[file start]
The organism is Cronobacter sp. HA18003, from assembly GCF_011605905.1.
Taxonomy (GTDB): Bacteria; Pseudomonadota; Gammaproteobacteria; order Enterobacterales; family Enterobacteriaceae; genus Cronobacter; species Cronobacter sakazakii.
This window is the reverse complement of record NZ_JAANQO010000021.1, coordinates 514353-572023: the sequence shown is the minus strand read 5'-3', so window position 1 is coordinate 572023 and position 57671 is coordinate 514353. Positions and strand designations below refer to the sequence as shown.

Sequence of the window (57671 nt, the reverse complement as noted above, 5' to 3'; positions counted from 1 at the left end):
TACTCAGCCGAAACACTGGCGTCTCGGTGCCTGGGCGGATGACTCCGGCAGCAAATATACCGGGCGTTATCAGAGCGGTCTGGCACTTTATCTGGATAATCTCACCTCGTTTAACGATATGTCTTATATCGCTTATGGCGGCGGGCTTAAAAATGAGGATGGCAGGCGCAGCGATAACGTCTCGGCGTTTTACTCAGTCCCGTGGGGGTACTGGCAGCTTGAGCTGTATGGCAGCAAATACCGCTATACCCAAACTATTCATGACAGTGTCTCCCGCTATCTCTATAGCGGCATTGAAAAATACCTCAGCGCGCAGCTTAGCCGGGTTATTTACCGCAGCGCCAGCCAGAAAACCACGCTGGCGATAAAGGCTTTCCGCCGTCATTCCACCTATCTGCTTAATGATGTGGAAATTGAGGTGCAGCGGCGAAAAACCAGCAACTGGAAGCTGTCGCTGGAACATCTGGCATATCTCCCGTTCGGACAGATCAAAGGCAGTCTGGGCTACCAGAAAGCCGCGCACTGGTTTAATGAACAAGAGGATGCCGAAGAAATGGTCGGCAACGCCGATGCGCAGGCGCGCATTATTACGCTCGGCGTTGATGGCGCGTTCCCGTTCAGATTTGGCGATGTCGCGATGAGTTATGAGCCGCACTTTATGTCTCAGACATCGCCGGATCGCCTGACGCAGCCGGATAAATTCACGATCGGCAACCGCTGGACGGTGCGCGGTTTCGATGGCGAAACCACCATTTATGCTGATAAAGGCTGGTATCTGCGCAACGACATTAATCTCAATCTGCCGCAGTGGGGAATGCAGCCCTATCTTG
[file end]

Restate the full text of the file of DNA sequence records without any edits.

The organism is Cronobacter sp. HA18003, from assembly GCF_011605905.1.
Taxonomy (GTDB): Bacteria; Pseudomonadota; Gammaproteobacteria; order Enterobacterales; family Enterobacteriaceae; genus Cronobacter; species Cronobacter sakazakii.
This window is the reverse complement of record NZ_JAANQO010000021.1, coordinates 514353-572023: the sequence shown is the minus strand read 5'-3', so window position 1 is coordinate 572023 and position 57671 is coordinate 514353. Positions and strand designations below refer to the sequence as shown.

Sequence of the window (57671 nt, the reverse complement as noted above, 5' to 3'; positions counted from 1 at the left end):
TACTCAGCCGAAACACTGGCGTCTCGGTGCCTGGGCGGATGACTCCGGCAGCAAATATACCGGGCGTTATCAGAGCGGTCTGGCACTTTATCTGGATAATCTCACCTCGTTTAACGATATGTCTTATATCGCTTATGGCGGCGGGCTTAAAAATGAGGATGGCAGGCGCAGCGATAACGTCTCGGCGTTTTACTCAGTCCCGTGGGGGTACTGGCAGCTTGAGCTGTATGGCAGCAAATACCGCTATACCCAAACTATTCATGACAGTGTCTCCCGCTATCTCTATAGCGGCATTGAAAAATACCTCAGCGCGCAGCTTAGCCGGGTTATTTACCGCAGCGCCAGCCAGAAAACCACGCTGGCGATAAAGGCTTTCCGCCGTCATTCCACCTATCTGCTTAATGATGTGGAAATTGAGGTGCAGCGGCGAAAAACCAGCAACTGGAAGCTGTCGCTGGAACATCTGGCATATCTCCCGTTCGGACAGATCAAAGGCAGTCTGGGCTACCAGAAAGCCGCGCACTGGTTTAATGAACAAGAGGATGCCGAAGAAATGGTCGGCAACGCCGATGCGCAGGCGCGCATTATTACGCTCGGCGTTGATGGCGCGTTCCCGTTCAGATTTGGCGATGTCGCGATGAGTTATGAGCCGCACTTTATGTCTCAGACATCGCCGGATCGCCTGACGCAGCCGGATAAATTCACGATCGGCAACCGCTGGACGGTGCGCGGTTTCGATGGCGAAACCACCATTTATGCTGATAAAGGCTGGTATCTGCGCAACGACATTAATCTCAATCTGCCGCAGTGGGGAATGCAGCCCTATCTTG